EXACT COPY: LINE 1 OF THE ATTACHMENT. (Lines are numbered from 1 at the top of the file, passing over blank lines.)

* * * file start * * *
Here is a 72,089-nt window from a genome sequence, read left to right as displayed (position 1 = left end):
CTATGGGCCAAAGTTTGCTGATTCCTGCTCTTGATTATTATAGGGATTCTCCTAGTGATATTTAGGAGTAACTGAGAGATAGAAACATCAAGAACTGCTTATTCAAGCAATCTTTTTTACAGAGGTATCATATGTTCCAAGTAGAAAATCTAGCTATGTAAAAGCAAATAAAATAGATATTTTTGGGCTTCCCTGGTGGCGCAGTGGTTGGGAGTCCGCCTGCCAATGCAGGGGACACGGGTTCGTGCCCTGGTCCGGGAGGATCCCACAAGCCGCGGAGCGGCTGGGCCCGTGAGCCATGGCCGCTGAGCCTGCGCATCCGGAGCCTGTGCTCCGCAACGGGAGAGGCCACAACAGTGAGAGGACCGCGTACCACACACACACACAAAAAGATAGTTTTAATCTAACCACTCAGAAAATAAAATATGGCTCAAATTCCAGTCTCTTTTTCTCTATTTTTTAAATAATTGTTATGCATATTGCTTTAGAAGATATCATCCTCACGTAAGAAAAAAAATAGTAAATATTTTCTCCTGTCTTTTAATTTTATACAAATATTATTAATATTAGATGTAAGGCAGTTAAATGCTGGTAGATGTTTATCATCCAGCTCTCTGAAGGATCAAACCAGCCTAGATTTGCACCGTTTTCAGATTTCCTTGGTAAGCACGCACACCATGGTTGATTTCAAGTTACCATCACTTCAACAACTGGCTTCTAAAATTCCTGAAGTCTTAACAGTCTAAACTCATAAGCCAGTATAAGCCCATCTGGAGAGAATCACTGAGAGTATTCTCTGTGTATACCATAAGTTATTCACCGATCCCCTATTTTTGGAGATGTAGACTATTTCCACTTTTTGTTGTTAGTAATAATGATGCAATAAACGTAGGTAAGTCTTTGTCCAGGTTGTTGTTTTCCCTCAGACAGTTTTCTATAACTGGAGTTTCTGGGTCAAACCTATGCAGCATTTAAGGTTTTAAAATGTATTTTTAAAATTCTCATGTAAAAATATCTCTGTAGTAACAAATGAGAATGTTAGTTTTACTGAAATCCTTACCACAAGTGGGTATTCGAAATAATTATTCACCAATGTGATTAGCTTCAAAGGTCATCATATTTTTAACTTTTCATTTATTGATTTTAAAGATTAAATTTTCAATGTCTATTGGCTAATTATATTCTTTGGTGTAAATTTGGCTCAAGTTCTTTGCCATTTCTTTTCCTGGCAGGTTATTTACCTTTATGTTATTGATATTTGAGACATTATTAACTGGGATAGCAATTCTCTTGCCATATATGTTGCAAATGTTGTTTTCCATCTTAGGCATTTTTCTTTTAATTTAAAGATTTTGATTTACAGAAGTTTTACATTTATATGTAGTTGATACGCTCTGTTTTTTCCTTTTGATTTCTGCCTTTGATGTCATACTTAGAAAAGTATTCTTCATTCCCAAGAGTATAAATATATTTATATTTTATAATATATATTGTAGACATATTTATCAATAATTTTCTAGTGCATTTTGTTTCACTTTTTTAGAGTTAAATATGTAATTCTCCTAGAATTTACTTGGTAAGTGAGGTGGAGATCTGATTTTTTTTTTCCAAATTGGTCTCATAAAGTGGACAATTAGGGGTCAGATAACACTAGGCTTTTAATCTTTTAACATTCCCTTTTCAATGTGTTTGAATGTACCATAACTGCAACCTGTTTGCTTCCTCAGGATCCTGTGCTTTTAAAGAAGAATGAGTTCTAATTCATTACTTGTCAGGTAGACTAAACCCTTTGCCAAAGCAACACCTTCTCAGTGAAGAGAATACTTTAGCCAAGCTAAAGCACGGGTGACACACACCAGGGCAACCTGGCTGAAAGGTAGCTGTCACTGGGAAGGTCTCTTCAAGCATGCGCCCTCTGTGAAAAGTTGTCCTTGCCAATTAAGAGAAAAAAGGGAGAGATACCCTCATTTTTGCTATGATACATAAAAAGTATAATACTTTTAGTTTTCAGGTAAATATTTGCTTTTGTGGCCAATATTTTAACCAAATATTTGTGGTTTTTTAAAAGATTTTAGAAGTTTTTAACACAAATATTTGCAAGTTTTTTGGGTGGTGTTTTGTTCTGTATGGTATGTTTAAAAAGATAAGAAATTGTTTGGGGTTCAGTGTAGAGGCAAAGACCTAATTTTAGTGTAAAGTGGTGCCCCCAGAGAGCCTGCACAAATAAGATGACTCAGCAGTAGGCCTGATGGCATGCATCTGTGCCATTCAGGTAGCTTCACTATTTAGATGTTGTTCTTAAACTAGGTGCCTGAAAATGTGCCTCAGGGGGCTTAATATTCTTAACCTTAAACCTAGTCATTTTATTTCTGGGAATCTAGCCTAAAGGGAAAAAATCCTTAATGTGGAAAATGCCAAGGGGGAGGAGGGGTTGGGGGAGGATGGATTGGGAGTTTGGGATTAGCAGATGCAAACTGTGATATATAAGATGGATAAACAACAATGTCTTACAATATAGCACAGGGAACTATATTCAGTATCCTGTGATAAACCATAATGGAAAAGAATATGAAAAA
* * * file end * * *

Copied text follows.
Here is a 72,089-nt window from a genome sequence, read left to right as displayed (position 1 = left end):